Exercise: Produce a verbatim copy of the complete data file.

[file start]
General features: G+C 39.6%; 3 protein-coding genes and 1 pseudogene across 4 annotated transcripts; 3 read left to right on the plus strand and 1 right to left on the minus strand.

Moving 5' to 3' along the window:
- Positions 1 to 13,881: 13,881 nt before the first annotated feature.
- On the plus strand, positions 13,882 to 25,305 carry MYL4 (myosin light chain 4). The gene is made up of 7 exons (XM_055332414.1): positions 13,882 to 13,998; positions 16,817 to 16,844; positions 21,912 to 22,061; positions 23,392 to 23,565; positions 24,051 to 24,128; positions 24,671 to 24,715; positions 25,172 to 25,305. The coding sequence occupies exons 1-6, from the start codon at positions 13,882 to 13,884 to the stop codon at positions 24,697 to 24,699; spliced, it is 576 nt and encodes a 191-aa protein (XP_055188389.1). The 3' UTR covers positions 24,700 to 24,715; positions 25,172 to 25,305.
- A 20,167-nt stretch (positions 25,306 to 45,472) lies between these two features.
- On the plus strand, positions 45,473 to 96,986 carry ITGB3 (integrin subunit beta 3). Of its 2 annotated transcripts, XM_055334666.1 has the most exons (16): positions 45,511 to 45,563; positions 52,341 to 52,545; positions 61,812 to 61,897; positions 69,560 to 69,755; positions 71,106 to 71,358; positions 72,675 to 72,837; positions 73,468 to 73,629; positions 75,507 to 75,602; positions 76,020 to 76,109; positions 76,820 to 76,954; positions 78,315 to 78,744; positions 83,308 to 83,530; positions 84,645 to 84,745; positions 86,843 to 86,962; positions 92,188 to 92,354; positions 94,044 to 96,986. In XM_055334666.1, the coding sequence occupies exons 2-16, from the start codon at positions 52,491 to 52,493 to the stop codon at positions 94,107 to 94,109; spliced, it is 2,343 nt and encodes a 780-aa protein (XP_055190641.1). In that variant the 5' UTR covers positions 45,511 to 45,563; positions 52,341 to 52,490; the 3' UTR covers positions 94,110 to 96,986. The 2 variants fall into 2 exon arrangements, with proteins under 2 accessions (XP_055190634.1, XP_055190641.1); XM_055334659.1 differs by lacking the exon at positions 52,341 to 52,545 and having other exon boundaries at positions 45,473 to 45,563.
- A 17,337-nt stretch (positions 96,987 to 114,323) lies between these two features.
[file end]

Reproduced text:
General features: G+C 39.6%; 3 protein-coding genes and 1 pseudogene across 4 annotated transcripts; 3 read left to right on the plus strand and 1 right to left on the minus strand.

Moving 5' to 3' along the window:
- Positions 1 to 13,881: 13,881 nt before the first annotated feature.
- On the plus strand, positions 13,882 to 25,305 carry MYL4 (myosin light chain 4). The gene is made up of 7 exons (XM_055332414.1): positions 13,882 to 13,998; positions 16,817 to 16,844; positions 21,912 to 22,061; positions 23,392 to 23,565; positions 24,051 to 24,128; positions 24,671 to 24,715; positions 25,172 to 25,305. The coding sequence occupies exons 1-6, from the start codon at positions 13,882 to 13,884 to the stop codon at positions 24,697 to 24,699; spliced, it is 576 nt and encodes a 191-aa protein (XP_055188389.1). The 3' UTR covers positions 24,700 to 24,715; positions 25,172 to 25,305.
- A 20,167-nt stretch (positions 25,306 to 45,472) lies between these two features.
- On the plus strand, positions 45,473 to 96,986 carry ITGB3 (integrin subunit beta 3). Of its 2 annotated transcripts, XM_055334666.1 has the most exons (16): positions 45,511 to 45,563; positions 52,341 to 52,545; positions 61,812 to 61,897; positions 69,560 to 69,755; positions 71,106 to 71,358; positions 72,675 to 72,837; positions 73,468 to 73,629; positions 75,507 to 75,602; positions 76,020 to 76,109; positions 76,820 to 76,954; positions 78,315 to 78,744; positions 83,308 to 83,530; positions 84,645 to 84,745; positions 86,843 to 86,962; positions 92,188 to 92,354; positions 94,044 to 96,986. In XM_055334666.1, the coding sequence occupies exons 2-16, from the start codon at positions 52,491 to 52,493 to the stop codon at positions 94,107 to 94,109; spliced, it is 2,343 nt and encodes a 780-aa protein (XP_055190641.1). In that variant the 5' UTR covers positions 45,511 to 45,563; positions 52,341 to 52,490; the 3' UTR covers positions 94,110 to 96,986. The 2 variants fall into 2 exon arrangements, with proteins under 2 accessions (XP_055190634.1, XP_055190641.1); XM_055334659.1 differs by lacking the exon at positions 52,341 to 52,545 and having other exon boundaries at positions 45,473 to 45,563.
- A 17,337-nt stretch (positions 96,987 to 114,323) lies between these two features.